World's worst bosses -- for employers who don't want to be sued

If the "humble boss" is best, who's the worst?

Sue Shellenbarger, the work and family columnist for The Wall Street Journal, wrote this week that the "in" characteristic for leaders right now is humility. (Paid subscription required for full access.)

"Humility" includes traits such as respecting the input of others, recognizing that people at all levels make valuable contributions, and being willing to admit to mistakes and accept responsibility.


If humility is what employers are really looking for in their leaders, then it may put me out of work because leaders with genuine humility are less likely to be the source of charges and lawsuits from disgruntled employees. 

Being a good boss is no guarantee against lawsuits, of course. But the lawsuits filed by employees of a good boss are much more likely to be frivolous and relatively easy to dispose of.

Old Irish Blessing for Employers: "May all your lawsuits be frivolous."

But Ms. Shellenbarger's column got me to thinking about the types of bosses who increase the risk that their employers will be sued. These bad bosses may not actually be doing anything illegal. But because they are toxic, their employees are miserable and will be looking for reasons to get out and to take what they can on their way.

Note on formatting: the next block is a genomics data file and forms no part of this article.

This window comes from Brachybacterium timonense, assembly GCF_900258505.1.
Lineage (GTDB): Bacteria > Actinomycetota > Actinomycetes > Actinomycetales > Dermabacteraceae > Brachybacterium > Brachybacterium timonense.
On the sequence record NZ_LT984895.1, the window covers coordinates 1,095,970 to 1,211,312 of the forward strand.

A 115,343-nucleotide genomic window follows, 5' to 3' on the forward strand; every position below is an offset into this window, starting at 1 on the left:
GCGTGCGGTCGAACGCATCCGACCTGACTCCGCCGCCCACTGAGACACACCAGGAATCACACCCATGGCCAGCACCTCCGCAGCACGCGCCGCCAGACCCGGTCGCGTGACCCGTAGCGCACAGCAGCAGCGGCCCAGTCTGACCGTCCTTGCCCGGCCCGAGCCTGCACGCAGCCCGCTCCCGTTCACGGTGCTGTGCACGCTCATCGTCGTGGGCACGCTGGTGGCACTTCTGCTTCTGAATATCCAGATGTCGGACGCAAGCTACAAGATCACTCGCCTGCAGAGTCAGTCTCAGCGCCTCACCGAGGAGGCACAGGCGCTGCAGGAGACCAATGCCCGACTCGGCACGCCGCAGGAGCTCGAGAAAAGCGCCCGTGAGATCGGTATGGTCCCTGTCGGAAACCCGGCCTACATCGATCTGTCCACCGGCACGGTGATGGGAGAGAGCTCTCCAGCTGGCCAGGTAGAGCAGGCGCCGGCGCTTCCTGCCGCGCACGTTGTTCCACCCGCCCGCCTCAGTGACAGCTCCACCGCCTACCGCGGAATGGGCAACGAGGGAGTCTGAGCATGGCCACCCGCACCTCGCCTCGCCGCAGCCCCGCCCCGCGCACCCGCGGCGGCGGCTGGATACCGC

Who are these bad bosses?

The jerk. The jerk is the opposite of Ms. Shellenbarger's humble boss. Everybody except him is an idiot. He looks forward to reductions in force because they're "fun." He blows up and curses at employees, and has caused one or two of the more sensitive ones to suffer nervous breakdowns. All the women who report to him think he hates women. All the minority employees who report to him think he hates minorities. All the men who report to him think he hates men. All the white employees . . . well, you get it. Eventually everybody in his department sues the company and him personally. And even if they lose on their discrimination claims because he's equally horrible to everybody, they all have valid emotional distress claims.


The "change agent."
This boss, like a shark, has to be constantly swimming or she will die. She restructures her department once a week and changes her employees' goals and metrics at least that often. The constant meaningless changes and "busy work" create stress, followed by workers' compensation claims for depression and anxiety. Eventually, an employee in a legally protected category gets caught up for failing to meet the standard of the minute and sues for discrimination.

"The more things change, the more they stay the same -- terrible."

The "falling star."
This boss takes full credit for his employees' good ideas. The boss becomes a star, moves up, and leaves the "little people" behind. Without their support, his lack of genuine stardom becomes apparent, and he begins to fall. Sensing weakness, some of his unappreciated and uncredited employees start pursuing legal action to finish him off.

"That's gonna be some crash and burn."

The self-loathing boss.